Overall these 4 currencies make up 85% of the LACI (PEN is 5% and ARS 10%) suggesting further losses in this index are likely.
LACI (Latin America currency index) has really only 1 support level left
Having only been created in 2004 we now find that the only support level of note left in this index is the 2009 low at 89.39.(Around 3.4% below here)
We fully expect this level to be tested in the medium term and given the magnitude of moves possible in USDBRL, USDMXN, USDCLP and USDCOP new lifetime lows in this index are a distinct possibility.
USDKRW- Forming a base? (KRW is 13% of the ADXY)
For the 3rd time since 2011 USDKRW has held good support around 1,048. It now looks to be forming a double bottom with a neckline at 1,163. A break above here would target as high as 1,275.
Such a move, if seen, would complete an even bigger basing formation on a break of 1,208 that would suggest as high as 1,365-1,370
USDSGD testing good resistance (SGD is 10.27% of the ADXY)
Now testing good trend line and 200 week moving average resistance in the 1.27-1.28 area
A break through here would suggest extended gains towards horizontal resistance in the 1.3200-50 range.
A break above this latter range would open up the way for extended USD gains.
USDTWD: Breaking good resistance (TWD is 5.11% of the ADXY)
Has broken decisively above the 200 week moving average for the first time since Sept. 2009 and also completed a very clear inverted head and shoulders and horizontal trend line break (see insert).
The target for this move is at least 31.50
USDMYR: Re-testing the 2013 highs (MYR is 4.6% of the ADXY)
Having broken above good resistance around 3.21 (Double bottom neckline) USDMYR retraced back below and tested the 200 week moving average before rallying again.
It regained the 3.21 level and is now re-testing the 2013 high at 3.3377.
A break above here would put the double bottom well “back on track” and suggest a move to at least 3.48-3.50 again.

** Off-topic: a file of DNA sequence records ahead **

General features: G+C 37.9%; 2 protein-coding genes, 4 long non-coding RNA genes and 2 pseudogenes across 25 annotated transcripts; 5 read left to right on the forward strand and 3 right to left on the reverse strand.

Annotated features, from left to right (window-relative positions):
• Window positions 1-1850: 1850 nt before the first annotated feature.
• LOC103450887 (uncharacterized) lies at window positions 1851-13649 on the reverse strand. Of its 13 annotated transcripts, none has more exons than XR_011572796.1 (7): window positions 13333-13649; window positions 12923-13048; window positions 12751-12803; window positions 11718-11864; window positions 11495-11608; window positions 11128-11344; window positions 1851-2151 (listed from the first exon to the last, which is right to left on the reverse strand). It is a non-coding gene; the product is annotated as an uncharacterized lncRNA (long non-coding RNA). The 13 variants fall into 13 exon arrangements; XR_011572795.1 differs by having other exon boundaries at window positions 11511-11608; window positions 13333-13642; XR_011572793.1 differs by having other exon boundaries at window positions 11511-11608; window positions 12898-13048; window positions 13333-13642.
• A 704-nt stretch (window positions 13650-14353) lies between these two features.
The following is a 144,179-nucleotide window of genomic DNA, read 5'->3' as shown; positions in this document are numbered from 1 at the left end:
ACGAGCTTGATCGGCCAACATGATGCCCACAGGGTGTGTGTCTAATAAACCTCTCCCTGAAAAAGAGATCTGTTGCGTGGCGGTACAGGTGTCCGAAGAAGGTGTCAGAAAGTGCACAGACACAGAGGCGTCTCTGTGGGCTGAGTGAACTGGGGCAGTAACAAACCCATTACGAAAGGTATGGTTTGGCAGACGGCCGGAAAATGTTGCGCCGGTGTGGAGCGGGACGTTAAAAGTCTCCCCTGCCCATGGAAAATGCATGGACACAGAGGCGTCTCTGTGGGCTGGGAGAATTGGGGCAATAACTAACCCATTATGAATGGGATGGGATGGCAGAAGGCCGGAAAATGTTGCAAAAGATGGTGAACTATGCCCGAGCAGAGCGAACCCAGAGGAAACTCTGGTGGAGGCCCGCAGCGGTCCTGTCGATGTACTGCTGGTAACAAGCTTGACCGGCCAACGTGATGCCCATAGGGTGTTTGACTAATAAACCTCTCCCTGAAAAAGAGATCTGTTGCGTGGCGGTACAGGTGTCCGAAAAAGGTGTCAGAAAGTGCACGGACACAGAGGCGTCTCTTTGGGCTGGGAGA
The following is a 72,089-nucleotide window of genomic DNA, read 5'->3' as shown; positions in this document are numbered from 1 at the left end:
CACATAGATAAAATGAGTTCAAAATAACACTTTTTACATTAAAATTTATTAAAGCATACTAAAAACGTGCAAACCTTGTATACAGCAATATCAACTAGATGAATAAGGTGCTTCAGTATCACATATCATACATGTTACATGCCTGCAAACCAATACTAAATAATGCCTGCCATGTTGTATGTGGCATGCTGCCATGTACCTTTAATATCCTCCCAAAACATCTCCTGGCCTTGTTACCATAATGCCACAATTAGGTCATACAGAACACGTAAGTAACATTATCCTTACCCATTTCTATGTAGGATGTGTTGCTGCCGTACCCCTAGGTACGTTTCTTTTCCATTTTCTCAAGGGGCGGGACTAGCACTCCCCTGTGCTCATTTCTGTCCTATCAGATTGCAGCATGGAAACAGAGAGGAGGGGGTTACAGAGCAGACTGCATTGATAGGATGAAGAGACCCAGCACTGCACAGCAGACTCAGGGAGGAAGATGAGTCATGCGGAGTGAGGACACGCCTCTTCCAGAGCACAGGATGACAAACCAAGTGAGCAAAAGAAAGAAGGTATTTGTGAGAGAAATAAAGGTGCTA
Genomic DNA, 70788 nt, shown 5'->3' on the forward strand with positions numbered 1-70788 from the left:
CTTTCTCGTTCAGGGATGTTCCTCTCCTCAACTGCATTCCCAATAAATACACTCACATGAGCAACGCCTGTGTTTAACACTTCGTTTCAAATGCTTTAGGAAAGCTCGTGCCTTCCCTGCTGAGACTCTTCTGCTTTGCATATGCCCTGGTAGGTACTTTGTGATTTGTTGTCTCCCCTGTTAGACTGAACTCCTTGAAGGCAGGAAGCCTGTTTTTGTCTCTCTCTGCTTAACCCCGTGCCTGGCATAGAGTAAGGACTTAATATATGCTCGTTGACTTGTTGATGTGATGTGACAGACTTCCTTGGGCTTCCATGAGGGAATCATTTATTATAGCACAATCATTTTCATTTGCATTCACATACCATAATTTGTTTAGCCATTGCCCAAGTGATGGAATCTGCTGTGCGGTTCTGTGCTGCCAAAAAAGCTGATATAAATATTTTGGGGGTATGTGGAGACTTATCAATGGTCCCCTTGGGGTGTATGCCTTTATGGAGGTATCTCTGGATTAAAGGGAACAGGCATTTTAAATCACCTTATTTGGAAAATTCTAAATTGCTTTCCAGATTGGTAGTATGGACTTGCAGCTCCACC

USDIDR: End of a 15 year consolidation? (IDR is 2.69% of the ADXY)
USDIDR looks simply to have been treading water for the past 15 years with signs growing that it may be in danger of break out.
A move above 13,000 would further support this view and suggest that the 1998 peak close to 17,000 could ultimately be tested again.
USDPHP breaking out (PHP is 1.64% of the ADXY)
Having broken out of the 8 year downtrend in May 2013 USDPHP has now completed a well-defined inverted head and shoulders that suggests a move towards 49.
In addition good resistance is met at 50.17 (2008 peak). A break through this latter level, if seen, would suggest continued gains to new all-time highs close to 60.
The ADXY has started to move lower again in recent weeks
So far it remains comfortably above pivotal support in the 113.60-114.00 area.
Only a break below this range would raise concerns about the potential for more extended losses in these Asian currencies.
While the currencies above only make up about 38% of this index the HKD and CNY together make up 49%. Therefore it is likely that moves in the charts above would be instrumental in determining the direction of the ADXY.
USDZAR looks like a long term breakout
We believe that USDZAR has now decisively broken out of a 12 year consolidation at the end of 2013.
We would expect a quick move up to test the 11.87 highs seen in 2008 and thereafter the 13.84 highs seen in 2001.
Ultimately we would not be surprised to see new all-time highs in the coming years.
USDTRY: The sky is the limit
Like USDZAR, we believe we have broken up out of a 12+ year consolidation. However looking at the pace of USDTRY prior to that we have no idea how far this can go, but it looks to be a long way.
As an initial level to watch, the inverted head and shoulders (see insert) targets the 2.60 area
USDRUB testing a breakout point
USDRUB is testing the 2012 high at 34.14 and a break above there suggests a move towards 36.50, the converging 2009 high and channel top
So overall in an environment of relative calm in the US Bond market in recent months the currencies above have continued to weaken albeit to different degrees. If this is as good as they can do with US Bond yields stable/drifting lower what does that suggest if and when bond yields start to push up again?
We have focused previously on how the FX markets have traded in a similar path to that seen in the late 1980’s/late 1990’s…
1989-1991: Savings and loan and housing crisis- USD index hits its low in 1992
1992-1994: Exchange rate mechanism crisis hits Europe and existing financial architecture comes apart. USD weakens in 1994 as bond yields turn off their lows.
1995: USD-Index starts to rise again as the USD and fixed income both look cheap
1997-1998: Structurally low rates in US and then Europe led to carry trades and money flowing into local markets in search for yield. During this time European currencies performed well on the back of the “convergence trade”. Peripheral European bond yields and spreads collapsed versus Germany into late 1998. Emerging markets (Asia and Russia in particular) got hit hard as money flowed out again.